Divide won’t soon be bridged

By Emily Bialkowski
Caledonia Argus

 

Issues stemming from a July drag racing incident that involved a Houston County Sheriff’s deputy and a City of Caledonia police officer won’t soon be forgotten by commissioners of the Houston County Board.

The board requested the presence of Sheriff Doug Ely at their Sept. 18 board meeting, during which time commissioners said they want a say in discipline matters.

Commissioner Justin Zmyewski expressed his thoughts with a question. “We are responsible for the people of the county and their money and equipment. If we don’t have a say in it, how do we monitor or maintain the stuff we’re responsible for?”

The sheriff had internally disciplined the deputy involved in the drag racing incident with coaching, much to the discontent of board members.

“If it happened to a 16-year-old boy, and the parents are faced with this big fine, and they say, ‘Can’t we just coach him…’ it’s ludicrous. In the private sector it wouldn’t fly,” Commissioner Jack Miller said.

The sheriff said it wasn’t his job to come and fight with the board and that the collective bargaining agreement with sheriff department employees stipulates that the sheriff has the authority to discipline.

“I understand your concerns with the things that went on. I’m not trying to minimize it, but it was dealt with,” Ely said.

Commissioners insisted that the arrangement as it exists is unbalanced.

“We’ve had a mini series of misuse of county equipment we are responsible for. If I get a ticket it goes in the paper, but if a county deputy breaks the law we don’t know what happened,” Miller said.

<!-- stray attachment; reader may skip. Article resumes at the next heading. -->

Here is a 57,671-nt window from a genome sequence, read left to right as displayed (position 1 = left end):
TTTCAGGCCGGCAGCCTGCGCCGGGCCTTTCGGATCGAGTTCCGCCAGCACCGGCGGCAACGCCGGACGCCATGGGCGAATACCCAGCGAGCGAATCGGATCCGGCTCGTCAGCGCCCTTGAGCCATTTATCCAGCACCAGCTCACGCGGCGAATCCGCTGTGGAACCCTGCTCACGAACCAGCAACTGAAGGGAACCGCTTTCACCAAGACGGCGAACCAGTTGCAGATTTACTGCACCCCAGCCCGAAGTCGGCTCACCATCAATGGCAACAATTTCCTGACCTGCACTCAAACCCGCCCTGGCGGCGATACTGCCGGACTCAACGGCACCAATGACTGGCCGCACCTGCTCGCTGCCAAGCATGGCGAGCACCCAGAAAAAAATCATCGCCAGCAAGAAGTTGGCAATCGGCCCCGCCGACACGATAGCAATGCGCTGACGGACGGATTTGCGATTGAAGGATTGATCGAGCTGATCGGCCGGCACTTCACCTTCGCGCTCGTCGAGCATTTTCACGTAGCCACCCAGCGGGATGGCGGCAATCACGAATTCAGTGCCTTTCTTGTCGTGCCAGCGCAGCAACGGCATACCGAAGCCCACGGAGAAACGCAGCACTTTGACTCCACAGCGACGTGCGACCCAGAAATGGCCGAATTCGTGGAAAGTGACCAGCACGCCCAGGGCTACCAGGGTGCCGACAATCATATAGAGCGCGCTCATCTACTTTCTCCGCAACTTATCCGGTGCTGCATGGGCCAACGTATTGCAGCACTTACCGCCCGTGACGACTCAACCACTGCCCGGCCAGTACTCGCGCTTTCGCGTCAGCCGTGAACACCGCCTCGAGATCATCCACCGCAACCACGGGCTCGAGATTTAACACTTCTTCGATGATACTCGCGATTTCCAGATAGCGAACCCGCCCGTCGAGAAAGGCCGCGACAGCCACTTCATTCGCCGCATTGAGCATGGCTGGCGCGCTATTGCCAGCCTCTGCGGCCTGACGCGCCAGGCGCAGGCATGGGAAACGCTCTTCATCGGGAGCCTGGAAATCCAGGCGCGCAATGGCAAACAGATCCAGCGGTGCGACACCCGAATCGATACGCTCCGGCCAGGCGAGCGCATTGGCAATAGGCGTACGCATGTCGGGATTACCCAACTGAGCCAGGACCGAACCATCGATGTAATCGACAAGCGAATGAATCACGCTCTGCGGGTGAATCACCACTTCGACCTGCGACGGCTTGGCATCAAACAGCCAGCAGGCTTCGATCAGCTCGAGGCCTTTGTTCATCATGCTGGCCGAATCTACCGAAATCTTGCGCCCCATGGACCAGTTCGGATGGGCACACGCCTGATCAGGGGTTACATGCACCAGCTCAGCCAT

Although all present remained collected, an obvious air of frustration permeated the room with one side wanting a say in discipline matters and the other reiterating that they simply won’t get it without changing collective bargaining language.

“I guarantee if it were another sheriff he wouldn’t have come in,” Ely said, adding that he’s willing to continue to talk.

“I asked Tess (Arrick-Kruger) in human resources to take the time this week to get a clarification of where that line is because, I have to be dead honest, I’m not happy with the end if this if this is called the end,” Miller said.

But Arrick-Kruger essentially reaffirmed that the board is beholden to the collective bargaining agreement they signed.

With all the publicity and scuttle butt the matter has received, Miller admitted that he’s sick of saying, “It’s not my call – the sheriff’s elected.”

 

Contact Emily Bialkowski at emily.bialkowski@ecm-inc.com.

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